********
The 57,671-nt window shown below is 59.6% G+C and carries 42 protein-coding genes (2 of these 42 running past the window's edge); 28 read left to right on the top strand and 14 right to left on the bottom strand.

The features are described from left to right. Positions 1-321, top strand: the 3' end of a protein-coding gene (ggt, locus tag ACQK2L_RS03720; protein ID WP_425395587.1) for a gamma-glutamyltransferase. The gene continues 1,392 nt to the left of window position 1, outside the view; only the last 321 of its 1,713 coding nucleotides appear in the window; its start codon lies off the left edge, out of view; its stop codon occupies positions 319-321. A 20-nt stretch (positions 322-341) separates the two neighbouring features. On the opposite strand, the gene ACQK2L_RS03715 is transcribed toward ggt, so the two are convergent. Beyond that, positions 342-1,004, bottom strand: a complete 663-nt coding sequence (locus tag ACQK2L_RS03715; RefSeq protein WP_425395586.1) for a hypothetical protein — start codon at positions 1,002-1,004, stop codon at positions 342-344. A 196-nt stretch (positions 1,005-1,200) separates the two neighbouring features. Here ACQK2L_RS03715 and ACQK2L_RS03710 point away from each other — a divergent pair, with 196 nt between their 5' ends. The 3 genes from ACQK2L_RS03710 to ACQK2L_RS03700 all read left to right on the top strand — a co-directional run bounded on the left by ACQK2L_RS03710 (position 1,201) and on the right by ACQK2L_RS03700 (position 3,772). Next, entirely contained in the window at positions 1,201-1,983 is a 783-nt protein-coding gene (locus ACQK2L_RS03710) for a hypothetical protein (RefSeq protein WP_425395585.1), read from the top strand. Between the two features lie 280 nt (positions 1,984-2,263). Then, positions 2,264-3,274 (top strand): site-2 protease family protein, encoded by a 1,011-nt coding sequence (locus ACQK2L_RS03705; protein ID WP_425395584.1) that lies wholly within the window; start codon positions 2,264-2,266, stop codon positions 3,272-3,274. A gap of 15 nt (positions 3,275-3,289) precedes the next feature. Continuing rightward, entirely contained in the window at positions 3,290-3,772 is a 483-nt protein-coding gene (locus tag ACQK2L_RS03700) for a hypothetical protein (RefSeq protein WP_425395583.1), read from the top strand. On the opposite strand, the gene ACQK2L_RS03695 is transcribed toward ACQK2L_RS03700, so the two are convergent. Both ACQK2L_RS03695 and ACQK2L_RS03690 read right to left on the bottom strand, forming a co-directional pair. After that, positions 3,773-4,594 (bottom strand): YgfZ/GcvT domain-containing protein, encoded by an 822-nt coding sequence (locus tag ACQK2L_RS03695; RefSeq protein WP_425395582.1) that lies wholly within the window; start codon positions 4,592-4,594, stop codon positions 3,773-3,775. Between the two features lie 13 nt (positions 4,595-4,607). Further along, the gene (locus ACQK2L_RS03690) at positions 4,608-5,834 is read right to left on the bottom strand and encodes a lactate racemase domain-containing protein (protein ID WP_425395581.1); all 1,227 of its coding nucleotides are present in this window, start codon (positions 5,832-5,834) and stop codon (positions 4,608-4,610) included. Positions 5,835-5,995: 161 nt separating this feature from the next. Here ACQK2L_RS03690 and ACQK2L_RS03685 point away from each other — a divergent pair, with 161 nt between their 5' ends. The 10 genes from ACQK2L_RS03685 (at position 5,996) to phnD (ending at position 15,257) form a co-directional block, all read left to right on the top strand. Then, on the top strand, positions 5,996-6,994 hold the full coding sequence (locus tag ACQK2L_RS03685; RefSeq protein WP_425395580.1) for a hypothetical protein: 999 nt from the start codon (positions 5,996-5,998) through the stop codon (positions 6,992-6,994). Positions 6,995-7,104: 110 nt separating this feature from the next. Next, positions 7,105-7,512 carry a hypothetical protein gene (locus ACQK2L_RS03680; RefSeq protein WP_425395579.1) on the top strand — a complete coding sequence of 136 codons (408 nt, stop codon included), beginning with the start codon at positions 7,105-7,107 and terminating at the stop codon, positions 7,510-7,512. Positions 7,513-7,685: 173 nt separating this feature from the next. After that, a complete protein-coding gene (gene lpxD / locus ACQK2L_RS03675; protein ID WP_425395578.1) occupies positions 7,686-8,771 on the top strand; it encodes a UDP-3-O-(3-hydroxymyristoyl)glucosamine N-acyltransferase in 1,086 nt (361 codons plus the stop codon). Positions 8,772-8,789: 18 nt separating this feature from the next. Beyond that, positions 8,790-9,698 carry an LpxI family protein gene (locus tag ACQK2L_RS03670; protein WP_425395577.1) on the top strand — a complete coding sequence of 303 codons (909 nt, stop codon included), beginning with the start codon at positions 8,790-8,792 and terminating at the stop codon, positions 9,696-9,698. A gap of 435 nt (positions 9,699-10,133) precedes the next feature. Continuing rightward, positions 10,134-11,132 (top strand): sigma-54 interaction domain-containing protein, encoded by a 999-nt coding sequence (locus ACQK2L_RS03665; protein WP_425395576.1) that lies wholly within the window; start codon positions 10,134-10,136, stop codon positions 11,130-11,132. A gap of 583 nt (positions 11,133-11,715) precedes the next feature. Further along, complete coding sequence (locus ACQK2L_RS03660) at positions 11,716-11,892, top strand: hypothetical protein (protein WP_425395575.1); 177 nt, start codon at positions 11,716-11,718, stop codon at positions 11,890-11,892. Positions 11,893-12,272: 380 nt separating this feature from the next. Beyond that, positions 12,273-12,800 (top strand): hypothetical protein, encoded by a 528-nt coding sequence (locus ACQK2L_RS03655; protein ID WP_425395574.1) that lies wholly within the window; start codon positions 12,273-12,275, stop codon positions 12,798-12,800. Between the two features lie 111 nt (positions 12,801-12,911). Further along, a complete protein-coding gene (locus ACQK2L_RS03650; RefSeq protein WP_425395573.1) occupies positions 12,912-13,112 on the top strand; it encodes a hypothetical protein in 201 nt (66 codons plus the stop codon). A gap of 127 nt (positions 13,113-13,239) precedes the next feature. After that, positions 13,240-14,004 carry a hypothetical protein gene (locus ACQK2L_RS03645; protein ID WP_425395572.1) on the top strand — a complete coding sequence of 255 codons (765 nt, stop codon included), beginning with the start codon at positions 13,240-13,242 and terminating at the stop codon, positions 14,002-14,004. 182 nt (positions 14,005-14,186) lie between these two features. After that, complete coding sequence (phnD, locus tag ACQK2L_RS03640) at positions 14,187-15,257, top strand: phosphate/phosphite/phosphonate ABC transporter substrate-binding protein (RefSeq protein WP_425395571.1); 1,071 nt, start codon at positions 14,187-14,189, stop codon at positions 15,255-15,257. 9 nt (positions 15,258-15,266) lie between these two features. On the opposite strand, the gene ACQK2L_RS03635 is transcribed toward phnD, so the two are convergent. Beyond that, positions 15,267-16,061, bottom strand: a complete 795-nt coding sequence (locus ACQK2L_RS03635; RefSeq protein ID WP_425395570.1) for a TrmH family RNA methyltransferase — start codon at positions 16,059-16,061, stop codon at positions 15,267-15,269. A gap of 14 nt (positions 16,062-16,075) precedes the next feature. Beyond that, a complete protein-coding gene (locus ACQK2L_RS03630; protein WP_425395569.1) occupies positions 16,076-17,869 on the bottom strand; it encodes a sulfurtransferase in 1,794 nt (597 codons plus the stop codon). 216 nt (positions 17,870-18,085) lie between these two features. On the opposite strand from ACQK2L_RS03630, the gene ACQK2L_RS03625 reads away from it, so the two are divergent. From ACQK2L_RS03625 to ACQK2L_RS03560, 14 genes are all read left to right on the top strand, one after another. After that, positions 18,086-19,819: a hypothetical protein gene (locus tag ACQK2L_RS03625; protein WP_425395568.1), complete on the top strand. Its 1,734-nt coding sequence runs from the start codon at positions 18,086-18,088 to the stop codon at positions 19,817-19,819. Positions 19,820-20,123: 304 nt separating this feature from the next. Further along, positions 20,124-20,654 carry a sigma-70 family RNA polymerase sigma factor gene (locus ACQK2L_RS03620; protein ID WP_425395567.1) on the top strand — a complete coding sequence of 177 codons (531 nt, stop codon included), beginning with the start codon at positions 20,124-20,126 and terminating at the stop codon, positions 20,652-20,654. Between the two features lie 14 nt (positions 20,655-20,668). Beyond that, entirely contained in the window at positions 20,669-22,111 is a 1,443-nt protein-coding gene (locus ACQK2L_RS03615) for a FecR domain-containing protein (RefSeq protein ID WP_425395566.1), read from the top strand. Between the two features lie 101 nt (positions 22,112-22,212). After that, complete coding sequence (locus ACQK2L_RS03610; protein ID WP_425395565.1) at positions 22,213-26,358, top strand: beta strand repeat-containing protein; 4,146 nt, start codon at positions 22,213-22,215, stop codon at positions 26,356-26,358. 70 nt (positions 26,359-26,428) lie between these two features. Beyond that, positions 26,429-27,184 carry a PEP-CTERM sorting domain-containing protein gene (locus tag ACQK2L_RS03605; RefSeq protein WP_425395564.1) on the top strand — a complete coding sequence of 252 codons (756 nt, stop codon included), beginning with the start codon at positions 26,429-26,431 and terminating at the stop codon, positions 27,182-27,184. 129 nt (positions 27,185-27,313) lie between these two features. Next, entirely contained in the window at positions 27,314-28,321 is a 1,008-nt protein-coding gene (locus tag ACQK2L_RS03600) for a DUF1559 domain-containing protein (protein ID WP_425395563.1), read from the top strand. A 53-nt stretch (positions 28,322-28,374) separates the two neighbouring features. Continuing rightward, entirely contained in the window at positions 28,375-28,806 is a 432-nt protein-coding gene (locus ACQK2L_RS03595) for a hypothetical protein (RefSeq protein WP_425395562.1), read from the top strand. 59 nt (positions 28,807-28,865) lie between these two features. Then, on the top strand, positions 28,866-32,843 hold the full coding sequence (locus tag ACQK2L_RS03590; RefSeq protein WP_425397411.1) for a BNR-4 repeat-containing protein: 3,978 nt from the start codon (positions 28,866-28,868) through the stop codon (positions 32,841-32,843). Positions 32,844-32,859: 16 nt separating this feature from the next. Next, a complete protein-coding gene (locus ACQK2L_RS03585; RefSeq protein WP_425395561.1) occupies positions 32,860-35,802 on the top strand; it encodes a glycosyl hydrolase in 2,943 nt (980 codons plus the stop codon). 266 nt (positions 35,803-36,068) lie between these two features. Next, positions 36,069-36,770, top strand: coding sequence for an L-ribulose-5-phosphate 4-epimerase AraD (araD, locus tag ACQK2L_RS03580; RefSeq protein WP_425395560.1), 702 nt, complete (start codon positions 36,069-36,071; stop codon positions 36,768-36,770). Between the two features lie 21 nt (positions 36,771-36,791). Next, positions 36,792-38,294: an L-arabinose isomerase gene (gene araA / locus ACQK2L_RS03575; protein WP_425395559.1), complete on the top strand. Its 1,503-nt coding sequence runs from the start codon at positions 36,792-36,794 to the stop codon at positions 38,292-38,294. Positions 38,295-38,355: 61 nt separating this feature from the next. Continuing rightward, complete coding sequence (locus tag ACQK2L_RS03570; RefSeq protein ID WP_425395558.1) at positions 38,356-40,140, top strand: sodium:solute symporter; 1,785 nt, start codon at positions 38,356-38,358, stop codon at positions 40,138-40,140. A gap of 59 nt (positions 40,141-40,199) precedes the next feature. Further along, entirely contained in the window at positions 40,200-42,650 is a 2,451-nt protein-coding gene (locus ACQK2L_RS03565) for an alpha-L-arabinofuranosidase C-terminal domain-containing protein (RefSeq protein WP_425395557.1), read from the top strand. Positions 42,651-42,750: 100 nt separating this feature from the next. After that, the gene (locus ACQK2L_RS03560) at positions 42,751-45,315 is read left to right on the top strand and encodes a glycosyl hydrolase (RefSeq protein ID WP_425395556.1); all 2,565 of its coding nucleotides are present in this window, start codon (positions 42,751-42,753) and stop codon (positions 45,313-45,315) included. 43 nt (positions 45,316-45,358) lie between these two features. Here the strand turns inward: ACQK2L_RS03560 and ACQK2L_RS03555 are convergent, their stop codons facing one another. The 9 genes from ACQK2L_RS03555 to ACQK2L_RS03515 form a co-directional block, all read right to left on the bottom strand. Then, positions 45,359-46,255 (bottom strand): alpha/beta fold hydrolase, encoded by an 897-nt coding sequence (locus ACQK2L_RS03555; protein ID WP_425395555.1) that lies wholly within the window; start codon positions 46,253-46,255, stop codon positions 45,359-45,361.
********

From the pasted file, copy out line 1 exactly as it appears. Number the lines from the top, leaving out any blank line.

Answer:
The 57,671-nt window shown below is 59.6% G+C and carries 42 protein-coding genes (2 of these 42 running past the window's edge); 28 read left to right on the top strand and 14 right to left on the bottom strand.